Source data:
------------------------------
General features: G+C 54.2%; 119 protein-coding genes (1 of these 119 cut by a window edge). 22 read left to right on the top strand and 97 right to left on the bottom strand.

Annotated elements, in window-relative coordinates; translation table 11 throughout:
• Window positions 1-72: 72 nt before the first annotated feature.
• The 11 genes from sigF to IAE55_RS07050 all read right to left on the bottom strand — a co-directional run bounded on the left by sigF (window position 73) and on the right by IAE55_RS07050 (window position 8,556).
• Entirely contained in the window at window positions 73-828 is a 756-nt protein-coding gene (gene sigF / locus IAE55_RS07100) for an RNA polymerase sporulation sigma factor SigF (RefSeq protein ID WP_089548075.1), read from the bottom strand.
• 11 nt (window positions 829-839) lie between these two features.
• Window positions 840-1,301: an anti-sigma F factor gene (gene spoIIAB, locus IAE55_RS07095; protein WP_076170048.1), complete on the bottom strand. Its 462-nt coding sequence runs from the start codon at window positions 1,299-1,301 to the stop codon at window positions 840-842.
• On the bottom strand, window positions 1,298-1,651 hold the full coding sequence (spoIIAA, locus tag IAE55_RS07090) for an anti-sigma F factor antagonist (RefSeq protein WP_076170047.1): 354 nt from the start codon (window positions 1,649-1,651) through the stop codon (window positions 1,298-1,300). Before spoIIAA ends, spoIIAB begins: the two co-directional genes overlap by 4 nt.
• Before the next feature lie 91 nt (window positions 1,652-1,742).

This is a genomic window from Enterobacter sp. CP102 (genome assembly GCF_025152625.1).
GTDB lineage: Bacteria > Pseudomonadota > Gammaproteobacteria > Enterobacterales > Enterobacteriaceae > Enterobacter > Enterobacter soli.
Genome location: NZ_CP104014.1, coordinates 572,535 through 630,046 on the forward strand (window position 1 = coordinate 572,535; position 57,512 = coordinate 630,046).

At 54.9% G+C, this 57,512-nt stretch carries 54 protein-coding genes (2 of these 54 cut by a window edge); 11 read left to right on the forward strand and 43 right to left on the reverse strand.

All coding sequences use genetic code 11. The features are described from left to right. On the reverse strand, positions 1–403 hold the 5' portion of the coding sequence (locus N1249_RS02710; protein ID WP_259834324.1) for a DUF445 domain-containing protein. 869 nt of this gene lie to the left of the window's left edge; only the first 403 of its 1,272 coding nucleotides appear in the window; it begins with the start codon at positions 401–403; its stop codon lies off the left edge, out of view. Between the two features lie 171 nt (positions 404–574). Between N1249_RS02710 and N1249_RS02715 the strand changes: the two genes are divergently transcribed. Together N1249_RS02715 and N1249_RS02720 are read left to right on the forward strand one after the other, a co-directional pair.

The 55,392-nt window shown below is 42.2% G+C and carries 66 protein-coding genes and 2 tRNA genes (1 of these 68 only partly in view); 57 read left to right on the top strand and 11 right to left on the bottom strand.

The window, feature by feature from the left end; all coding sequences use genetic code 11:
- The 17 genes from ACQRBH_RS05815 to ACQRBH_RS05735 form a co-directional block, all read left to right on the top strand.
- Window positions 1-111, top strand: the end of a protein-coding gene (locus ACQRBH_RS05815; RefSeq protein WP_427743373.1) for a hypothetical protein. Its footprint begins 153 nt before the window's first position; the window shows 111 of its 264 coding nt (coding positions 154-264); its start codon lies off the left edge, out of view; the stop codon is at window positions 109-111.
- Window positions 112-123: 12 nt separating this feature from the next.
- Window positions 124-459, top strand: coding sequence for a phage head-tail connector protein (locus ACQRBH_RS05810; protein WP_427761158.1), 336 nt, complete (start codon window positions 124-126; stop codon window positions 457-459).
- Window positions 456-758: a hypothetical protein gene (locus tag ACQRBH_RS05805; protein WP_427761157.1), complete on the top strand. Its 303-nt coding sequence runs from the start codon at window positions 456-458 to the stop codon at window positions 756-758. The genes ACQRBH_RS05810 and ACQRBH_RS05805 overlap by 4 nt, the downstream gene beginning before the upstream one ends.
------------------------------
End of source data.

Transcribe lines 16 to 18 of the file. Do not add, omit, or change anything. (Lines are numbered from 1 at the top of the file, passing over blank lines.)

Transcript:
The window, feature by feature from the left end; all coding sequences use genetic code 11:
- The 17 genes from ACQRBH_RS05815 to ACQRBH_RS05735 form a co-directional block, all read left to right on the top strand.
- Window positions 1-111, top strand: the end of a protein-coding gene (locus ACQRBH_RS05815; RefSeq protein WP_427743373.1) for a hypothetical protein. Its footprint begins 153 nt before the window's first position; the window shows 111 of its 264 coding nt (coding positions 154-264); its start codon lies off the left edge, out of view; the stop codon is at window positions 109-111.